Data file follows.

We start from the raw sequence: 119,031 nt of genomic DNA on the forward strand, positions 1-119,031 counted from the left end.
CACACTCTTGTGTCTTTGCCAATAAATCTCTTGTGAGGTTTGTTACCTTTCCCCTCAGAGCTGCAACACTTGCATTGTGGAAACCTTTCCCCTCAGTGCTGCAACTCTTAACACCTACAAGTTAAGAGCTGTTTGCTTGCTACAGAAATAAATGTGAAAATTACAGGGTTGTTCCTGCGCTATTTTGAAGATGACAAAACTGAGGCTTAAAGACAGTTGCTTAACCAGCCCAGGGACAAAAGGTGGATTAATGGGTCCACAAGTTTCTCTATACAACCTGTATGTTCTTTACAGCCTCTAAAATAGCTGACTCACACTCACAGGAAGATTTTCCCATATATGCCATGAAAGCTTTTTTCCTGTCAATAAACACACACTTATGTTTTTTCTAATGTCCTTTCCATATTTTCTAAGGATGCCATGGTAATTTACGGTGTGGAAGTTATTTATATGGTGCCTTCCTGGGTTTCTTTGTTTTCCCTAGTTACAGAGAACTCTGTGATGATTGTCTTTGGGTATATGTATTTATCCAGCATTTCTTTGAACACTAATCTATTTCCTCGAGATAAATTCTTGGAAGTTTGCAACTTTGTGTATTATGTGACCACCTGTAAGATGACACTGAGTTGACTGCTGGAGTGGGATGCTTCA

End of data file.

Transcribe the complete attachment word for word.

We start from the raw sequence: 119,031 nt of genomic DNA on the forward strand, positions 1-119,031 counted from the left end.
CACACTCTTGTGTCTTTGCCAATAAATCTCTTGTGAGGTTTGTTACCTTTCCCCTCAGAGCTGCAACACTTGCATTGTGGAAACCTTTCCCCTCAGTGCTGCAACTCTTAACACCTACAAGTTAAGAGCTGTTTGCTTGCTACAGAAATAAATGTGAAAATTACAGGGTTGTTCCTGCGCTATTTTGAAGATGACAAAACTGAGGCTTAAAGACAGTTGCTTAACCAGCCCAGGGACAAAAGGTGGATTAATGGGTCCACAAGTTTCTCTATACAACCTGTATGTTCTTTACAGCCTCTAAAATAGCTGACTCACACTCACAGGAAGATTTTCCCATATATGCCATGAAAGCTTTTTTCCTGTCAATAAACACACACTTATGTTTTTTCTAATGTCCTTTCCATATTTTCTAAGGATGCCATGGTAATTTACGGTGTGGAAGTTATTTATATGGTGCCTTCCTGGGTTTCTTTGTTTTCCCTAGTTACAGAGAACTCTGTGATGATTGTCTTTGGGTATATGTATTTATCCAGCATTTCTTTGAACACTAATCTATTTCCTCGAGATAAATTCTTGGAAGTTTGCAACTTTGTGTATTATGTGACCACCTGTAAGATGACACTGAGTTGACTGCTGGAGTGGGATGCTTCA